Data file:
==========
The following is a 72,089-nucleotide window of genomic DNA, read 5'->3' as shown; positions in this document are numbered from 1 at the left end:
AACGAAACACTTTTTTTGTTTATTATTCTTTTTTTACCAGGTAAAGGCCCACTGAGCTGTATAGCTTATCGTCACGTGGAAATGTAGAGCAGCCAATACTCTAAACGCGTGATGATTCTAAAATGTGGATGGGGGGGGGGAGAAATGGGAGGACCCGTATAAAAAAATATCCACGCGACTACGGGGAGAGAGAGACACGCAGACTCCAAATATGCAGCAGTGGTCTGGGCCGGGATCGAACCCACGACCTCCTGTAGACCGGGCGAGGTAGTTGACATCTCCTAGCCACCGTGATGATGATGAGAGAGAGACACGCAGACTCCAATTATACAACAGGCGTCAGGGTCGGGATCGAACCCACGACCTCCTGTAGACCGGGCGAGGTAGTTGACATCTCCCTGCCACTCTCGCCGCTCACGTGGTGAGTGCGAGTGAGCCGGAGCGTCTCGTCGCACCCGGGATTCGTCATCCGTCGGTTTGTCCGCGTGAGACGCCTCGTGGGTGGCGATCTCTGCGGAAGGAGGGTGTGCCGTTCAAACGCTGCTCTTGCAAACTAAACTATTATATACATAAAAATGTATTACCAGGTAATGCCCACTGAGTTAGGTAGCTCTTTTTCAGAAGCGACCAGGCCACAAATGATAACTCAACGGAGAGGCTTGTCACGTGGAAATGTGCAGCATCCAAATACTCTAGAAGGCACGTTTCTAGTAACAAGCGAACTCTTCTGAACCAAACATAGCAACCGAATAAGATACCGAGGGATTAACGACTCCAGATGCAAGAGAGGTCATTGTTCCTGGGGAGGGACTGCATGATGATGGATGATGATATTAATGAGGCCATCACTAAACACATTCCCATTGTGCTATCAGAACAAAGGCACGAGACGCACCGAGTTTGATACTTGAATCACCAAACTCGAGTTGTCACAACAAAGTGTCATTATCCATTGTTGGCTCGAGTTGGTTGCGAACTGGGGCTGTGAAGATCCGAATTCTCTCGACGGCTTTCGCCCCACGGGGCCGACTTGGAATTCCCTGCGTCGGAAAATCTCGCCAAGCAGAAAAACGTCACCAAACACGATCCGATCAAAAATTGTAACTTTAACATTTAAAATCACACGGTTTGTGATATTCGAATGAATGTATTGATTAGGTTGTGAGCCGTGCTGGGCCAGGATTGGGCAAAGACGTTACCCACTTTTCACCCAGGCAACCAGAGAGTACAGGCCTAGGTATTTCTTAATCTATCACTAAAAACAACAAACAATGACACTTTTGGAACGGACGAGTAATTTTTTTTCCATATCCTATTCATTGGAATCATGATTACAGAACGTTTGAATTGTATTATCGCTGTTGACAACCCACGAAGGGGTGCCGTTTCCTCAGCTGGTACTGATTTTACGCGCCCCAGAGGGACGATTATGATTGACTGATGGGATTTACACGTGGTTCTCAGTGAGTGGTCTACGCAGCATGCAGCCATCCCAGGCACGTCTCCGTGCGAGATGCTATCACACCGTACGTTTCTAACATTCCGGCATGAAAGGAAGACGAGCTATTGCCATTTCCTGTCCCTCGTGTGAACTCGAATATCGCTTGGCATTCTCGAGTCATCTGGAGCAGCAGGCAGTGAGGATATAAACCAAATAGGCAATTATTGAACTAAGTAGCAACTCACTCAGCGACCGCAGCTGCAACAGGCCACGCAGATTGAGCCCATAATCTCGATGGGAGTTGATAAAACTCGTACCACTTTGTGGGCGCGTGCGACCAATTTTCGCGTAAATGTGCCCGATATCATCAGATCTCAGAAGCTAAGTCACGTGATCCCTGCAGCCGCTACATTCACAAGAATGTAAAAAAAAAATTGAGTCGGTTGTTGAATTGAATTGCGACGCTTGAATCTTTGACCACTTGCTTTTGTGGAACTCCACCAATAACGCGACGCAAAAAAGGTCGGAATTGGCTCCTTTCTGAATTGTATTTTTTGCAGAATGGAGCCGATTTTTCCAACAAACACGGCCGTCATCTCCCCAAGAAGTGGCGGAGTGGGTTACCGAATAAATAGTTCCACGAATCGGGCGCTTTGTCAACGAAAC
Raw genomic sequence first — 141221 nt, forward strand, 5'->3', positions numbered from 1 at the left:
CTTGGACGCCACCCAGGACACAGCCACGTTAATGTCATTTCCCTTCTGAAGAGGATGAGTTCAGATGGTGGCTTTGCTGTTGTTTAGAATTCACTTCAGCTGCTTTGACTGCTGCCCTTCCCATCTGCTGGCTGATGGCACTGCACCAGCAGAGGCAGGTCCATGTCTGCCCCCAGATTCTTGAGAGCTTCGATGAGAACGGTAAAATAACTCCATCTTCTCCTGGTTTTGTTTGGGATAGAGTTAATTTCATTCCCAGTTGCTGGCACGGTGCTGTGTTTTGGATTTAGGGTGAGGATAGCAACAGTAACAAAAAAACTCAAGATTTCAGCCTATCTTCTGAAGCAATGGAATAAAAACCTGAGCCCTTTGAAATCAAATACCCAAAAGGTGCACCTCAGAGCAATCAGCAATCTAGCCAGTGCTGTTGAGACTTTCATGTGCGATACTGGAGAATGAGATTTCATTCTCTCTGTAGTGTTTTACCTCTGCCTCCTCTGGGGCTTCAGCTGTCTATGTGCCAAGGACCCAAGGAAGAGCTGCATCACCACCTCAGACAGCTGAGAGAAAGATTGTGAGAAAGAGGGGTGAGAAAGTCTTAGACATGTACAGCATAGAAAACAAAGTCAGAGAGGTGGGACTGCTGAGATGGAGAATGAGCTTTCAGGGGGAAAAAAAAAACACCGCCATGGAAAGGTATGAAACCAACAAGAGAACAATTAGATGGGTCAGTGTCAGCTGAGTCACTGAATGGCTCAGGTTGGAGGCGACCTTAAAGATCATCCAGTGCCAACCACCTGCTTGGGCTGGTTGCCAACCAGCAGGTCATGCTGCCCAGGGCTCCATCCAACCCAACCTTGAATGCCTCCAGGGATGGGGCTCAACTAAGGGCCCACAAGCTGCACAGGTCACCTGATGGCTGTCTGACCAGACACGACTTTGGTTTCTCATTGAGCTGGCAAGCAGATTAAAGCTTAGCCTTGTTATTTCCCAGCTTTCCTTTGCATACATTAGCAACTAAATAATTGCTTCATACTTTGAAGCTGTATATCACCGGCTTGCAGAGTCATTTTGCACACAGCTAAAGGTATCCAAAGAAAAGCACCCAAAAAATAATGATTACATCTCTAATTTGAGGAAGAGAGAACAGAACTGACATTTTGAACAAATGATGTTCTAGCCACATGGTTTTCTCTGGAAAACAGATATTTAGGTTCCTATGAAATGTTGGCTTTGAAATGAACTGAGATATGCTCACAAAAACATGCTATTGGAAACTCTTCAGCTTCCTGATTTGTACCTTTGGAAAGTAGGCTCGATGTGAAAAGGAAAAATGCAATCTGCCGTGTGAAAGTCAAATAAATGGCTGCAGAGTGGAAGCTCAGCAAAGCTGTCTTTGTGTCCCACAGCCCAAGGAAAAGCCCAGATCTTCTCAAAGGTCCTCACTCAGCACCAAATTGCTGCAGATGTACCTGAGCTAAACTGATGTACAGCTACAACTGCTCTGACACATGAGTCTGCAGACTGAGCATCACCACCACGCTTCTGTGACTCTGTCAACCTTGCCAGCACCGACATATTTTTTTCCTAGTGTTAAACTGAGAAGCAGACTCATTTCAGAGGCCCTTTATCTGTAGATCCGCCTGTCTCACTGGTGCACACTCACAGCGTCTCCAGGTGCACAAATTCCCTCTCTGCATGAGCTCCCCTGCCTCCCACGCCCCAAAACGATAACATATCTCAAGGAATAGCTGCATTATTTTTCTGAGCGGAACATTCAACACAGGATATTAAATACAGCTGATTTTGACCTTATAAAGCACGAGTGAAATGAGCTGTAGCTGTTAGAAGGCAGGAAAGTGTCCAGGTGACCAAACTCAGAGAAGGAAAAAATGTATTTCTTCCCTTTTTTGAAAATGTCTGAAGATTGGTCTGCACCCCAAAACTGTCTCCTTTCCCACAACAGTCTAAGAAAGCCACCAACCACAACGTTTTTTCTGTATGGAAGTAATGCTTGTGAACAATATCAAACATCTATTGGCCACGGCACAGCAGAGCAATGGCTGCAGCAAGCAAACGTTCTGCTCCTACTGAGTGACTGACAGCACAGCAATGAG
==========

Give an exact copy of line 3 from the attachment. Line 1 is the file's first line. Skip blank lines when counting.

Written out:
Raw genomic sequence first — 141221 nt, forward strand, 5'->3', positions numbered from 1 at the left: